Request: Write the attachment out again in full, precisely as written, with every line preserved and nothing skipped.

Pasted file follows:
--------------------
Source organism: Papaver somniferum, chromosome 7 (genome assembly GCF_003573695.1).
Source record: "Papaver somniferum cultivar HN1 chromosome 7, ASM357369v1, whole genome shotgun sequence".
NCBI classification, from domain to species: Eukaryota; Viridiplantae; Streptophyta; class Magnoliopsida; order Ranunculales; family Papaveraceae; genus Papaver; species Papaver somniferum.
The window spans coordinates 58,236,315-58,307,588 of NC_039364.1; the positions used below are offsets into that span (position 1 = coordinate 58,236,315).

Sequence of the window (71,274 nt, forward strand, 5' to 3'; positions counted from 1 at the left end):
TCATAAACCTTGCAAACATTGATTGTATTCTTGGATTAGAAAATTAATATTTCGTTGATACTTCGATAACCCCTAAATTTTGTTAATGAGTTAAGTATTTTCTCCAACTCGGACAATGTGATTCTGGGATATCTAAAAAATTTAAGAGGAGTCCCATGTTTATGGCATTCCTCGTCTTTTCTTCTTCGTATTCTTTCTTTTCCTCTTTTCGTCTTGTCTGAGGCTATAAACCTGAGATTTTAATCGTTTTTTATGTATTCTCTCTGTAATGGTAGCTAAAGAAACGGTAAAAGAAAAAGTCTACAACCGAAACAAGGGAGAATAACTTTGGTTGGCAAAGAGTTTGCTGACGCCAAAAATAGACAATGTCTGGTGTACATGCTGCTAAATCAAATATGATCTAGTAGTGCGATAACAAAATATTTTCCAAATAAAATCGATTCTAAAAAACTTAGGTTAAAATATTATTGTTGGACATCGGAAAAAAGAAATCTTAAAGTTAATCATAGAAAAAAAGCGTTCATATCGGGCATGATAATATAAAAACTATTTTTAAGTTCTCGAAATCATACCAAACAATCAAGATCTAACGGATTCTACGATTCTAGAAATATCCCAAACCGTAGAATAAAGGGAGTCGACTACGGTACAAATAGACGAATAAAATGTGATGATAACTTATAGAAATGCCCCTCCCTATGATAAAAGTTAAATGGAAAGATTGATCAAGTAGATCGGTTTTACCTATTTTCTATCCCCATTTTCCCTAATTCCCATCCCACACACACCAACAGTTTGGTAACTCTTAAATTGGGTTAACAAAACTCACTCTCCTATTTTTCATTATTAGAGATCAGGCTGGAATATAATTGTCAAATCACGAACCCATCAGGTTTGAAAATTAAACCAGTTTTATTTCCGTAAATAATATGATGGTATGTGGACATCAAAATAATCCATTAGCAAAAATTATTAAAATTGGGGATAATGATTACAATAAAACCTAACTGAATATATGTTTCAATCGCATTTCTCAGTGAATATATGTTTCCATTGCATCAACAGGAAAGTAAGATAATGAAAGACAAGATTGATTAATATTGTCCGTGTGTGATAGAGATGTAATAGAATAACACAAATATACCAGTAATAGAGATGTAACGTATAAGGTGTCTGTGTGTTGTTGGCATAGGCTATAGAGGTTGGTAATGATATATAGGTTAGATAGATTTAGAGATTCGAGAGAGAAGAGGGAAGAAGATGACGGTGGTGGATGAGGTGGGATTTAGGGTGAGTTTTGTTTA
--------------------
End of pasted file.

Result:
Source organism: Papaver somniferum, chromosome 7 (genome assembly GCF_003573695.1).
Source record: "Papaver somniferum cultivar HN1 chromosome 7, ASM357369v1, whole genome shotgun sequence".
NCBI classification, from domain to species: Eukaryota; Viridiplantae; Streptophyta; class Magnoliopsida; order Ranunculales; family Papaveraceae; genus Papaver; species Papaver somniferum.
The window spans coordinates 58,236,315-58,307,588 of NC_039364.1; the positions used below are offsets into that span (position 1 = coordinate 58,236,315).

Sequence of the window (71,274 nt, forward strand, 5' to 3'; positions counted from 1 at the left end):
TCATAAACCTTGCAAACATTGATTGTATTCTTGGATTAGAAAATTAATATTTCGTTGATACTTCGATAACCCCTAAATTTTGTTAATGAGTTAAGTATTTTCTCCAACTCGGACAATGTGATTCTGGGATATCTAAAAAATTTAAGAGGAGTCCCATGTTTATGGCATTCCTCGTCTTTTCTTCTTCGTATTCTTTCTTTTCCTCTTTTCGTCTTGTCTGAGGCTATAAACCTGAGATTTTAATCGTTTTTTATGTATTCTCTCTGTAATGGTAGCTAAAGAAACGGTAAAAGAAAAAGTCTACAACCGAAACAAGGGAGAATAACTTTGGTTGGCAAAGAGTTTGCTGACGCCAAAAATAGACAATGTCTGGTGTACATGCTGCTAAATCAAATATGATCTAGTAGTGCGATAACAAAATATTTTCCAAATAAAATCGATTCTAAAAAACTTAGGTTAAAATATTATTGTTGGACATCGGAAAAAAGAAATCTTAAAGTTAATCATAGAAAAAAAGCGTTCATATCGGGCATGATAATATAAAAACTATTTTTAAGTTCTCGAAATCATACCAAACAATCAAGATCTAACGGATTCTACGATTCTAGAAATATCCCAAACCGTAGAATAAAGGGAGTCGACTACGGTACAAATAGACGAATAAAATGTGATGATAACTTATAGAAATGCCCCTCCCTATGATAAAAGTTAAATGGAAAGATTGATCAAGTAGATCGGTTTTACCTATTTTCTATCCCCATTTTCCCTAATTCCCATCCCACACACACCAACAGTTTGGTAACTCTTAAATTGGGTTAACAAAACTCACTCTCCTATTTTTCATTATTAGAGATCAGGCTGGAATATAATTGTCAAATCACGAACCCATCAGGTTTGAAAATTAAACCAGTTTTATTTCCGTAAATAATATGATGGTATGTGGACATCAAAATAATCCATTAGCAAAAATTATTAAAATTGGGGATAATGATTACAATAAAACCTAACTGAATATATGTTTCAATCGCATTTCTCAGTGAATATATGTTTCCATTGCATCAACAGGAAAGTAAGATAATGAAAGACAAGATTGATTAATATTGTCCGTGTGTGATAGAGATGTAATAGAATAACACAAATATACCAGTAATAGAGATGTAACGTATAAGGTGTCTGTGTGTTGTTGGCATAGGCTATAGAGGTTGGTAATGATATATAGGTTAGATAGATTTAGAGATTCGAGAGAGAAGAGGGAAGAAGATGACGGTGGTGGATGAGGTGGGATTTAGGGTGAGTTTTGTTTA